NPA boss had Zuma snookered

Stalemate: The presidency is still trying to strike a deal with Mxolisi Nxasana. Photo: Paul Botes

Stalemate: The presidency is still trying to strike a deal with Mxolisi Nxasana. Photo: Paul Botes

President Jacob Zuma collapsed the Cassim inquiry into national director of public prosecutions (NDPP) Mxolisi Nxasana at the last moment when it became clear that advocate Nazeer Cassim was likely to sweep aside Zuma’s complaint that Nxasana was unfit for office.

Cassim briefed the legal teams from both sides on his preliminary views last Saturday afternoon.

It is understood that lawyers representing the president realised they were likely to receive a hiding, and that Cassim might wrap up the hearing and rule in Nxasana’s favour within a week.

Cassim intimated as much in interviews following his extraordinary announcement at the opening of the hearings on Monday that the presidency had terminated the inquiry.

He told reporters that, just after 4am on Monday, he received instructions from Zuma’s legal adviser, Michael Hulley, to stop the process.

The fact that Zuma was on a state visit to Russia presumably complicated communication, but Moscow is only one hour ahead of Pretoria.

A “persistent” effort
Sources close to Nxasana previously told the Mail & Guardian that the presidency has been trying, on and off, to negotiate Nxasana’s departure since the president announced in July last year the decision to hold an inquiry.

The inquiry into whether Nxasana was fit to hold office was purportedly prompted by the revelation that he was charged with murder in 1985 when he was 17.

He was acquitted on the basis that he acted in self-defence, but Zuma’s complaint was that he did not disclose this when the president interviewed him before his appointment.

He also did not disclose two convictions for assault in 1985 and 1986, for which he received a caution and discharge, and a R50 fine, respectively.

But the president’s pursuit of these complaints has been widely interpreted as a smokescreen for unhappiness about Nxasana’s combative stance on cases potentially affecting Zuma and his perceived allies, including the former acting director of the National Prosecuting Authority (NPA), Nomgcobo Jiba, the prosecuting head of the Special Commercial Crime Units, Lawrence Mrwebi, and the suspended crime intelligence boss, Richard Mdluli.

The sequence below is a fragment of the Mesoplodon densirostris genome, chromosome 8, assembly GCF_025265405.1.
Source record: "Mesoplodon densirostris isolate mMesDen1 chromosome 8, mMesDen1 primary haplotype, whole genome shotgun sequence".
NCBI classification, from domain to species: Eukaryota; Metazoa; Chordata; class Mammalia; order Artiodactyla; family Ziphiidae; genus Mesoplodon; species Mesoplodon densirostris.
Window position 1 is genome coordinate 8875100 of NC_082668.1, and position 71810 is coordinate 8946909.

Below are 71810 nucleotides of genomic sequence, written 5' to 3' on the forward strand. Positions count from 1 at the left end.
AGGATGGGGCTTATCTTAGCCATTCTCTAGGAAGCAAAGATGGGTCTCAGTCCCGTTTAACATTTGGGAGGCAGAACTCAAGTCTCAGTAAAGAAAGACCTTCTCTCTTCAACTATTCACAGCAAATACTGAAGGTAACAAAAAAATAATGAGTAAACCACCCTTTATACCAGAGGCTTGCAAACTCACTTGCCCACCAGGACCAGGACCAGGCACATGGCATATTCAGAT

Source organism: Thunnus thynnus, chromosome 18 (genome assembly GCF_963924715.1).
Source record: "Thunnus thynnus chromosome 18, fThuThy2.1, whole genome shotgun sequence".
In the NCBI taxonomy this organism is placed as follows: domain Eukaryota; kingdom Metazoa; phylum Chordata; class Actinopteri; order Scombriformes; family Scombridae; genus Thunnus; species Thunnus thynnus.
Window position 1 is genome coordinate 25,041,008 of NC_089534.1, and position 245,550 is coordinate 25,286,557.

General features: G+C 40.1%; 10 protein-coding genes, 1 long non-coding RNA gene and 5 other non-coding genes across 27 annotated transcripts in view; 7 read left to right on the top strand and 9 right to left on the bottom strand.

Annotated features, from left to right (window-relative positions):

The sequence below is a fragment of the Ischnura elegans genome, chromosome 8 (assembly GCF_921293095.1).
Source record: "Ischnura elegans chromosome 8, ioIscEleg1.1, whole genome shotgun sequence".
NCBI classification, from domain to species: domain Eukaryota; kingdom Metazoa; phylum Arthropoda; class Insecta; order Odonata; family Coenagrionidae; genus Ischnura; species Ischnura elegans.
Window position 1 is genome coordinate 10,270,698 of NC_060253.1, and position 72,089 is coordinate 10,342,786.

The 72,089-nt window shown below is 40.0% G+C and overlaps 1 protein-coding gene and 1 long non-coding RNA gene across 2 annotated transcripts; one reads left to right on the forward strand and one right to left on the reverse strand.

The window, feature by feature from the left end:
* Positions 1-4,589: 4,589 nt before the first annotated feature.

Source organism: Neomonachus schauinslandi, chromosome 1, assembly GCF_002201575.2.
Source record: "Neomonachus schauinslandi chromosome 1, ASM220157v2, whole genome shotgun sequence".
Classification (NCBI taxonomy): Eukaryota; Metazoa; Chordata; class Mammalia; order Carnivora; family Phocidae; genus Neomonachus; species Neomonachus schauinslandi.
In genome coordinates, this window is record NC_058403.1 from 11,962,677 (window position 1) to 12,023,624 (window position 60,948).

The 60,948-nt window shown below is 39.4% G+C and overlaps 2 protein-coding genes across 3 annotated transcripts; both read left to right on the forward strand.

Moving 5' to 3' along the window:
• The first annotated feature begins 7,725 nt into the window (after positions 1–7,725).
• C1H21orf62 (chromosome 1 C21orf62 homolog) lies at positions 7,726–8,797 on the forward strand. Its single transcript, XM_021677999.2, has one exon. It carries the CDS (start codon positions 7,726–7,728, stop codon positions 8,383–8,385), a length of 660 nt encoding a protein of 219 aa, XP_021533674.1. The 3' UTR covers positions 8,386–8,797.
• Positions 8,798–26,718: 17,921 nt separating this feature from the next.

Under Nxasana, the NPA has recharged Mdluli with fraud in a case withdrawn by Mrwebi, charged Jiba with perjury relating to her failed prosecution of KwaZulu-Natal Hawks commander Johan Booysen and referred Jiba and Mrwebi’s conduct to the General Council of the Bar.

Nxasana personally wrote to Zuma to ask him to suspend Jiba and Mrwebi, but the president did not accede to this request.

Zuma Junior & co
Nxasana also reacted positively to a request late last year from the then Hawks boss, Anwa Dramat, and the Independent Police Investigating Directorate (Ipid) director, Robert McBride, to review decisions taken by the KwaZulu-Natal director of public prosecutions to withdraw charges against Thoshan Panday, a flamboyant businessperson linked to Zuma’s son, Edward, and a relative, Deebo Mzobe.

Nxasana appointed Gerrie Nel, who was instrumental in charging Jiba’s husband for abusing his attorney trust fund, to manage a reconsideration of the Panday investigation.

Should Zuma have had such concerns about Nxasana, then alarms would have sounded following the comments Cassim made to the president’s lawyers last Saturday.

According to his own account, Cassim told them he viewed Nxasana’s actions in some of these cases as proof of his independence.

He said he based his opinion mainly on Nxasana’s reinstatement of charges against Mdluli and how he handled the Booysen case.

He said the second issue he had raised with the lawyers at Saturday’s meeting was whether Nxasana was the best man available for the job, which could not be answered by Nxasana.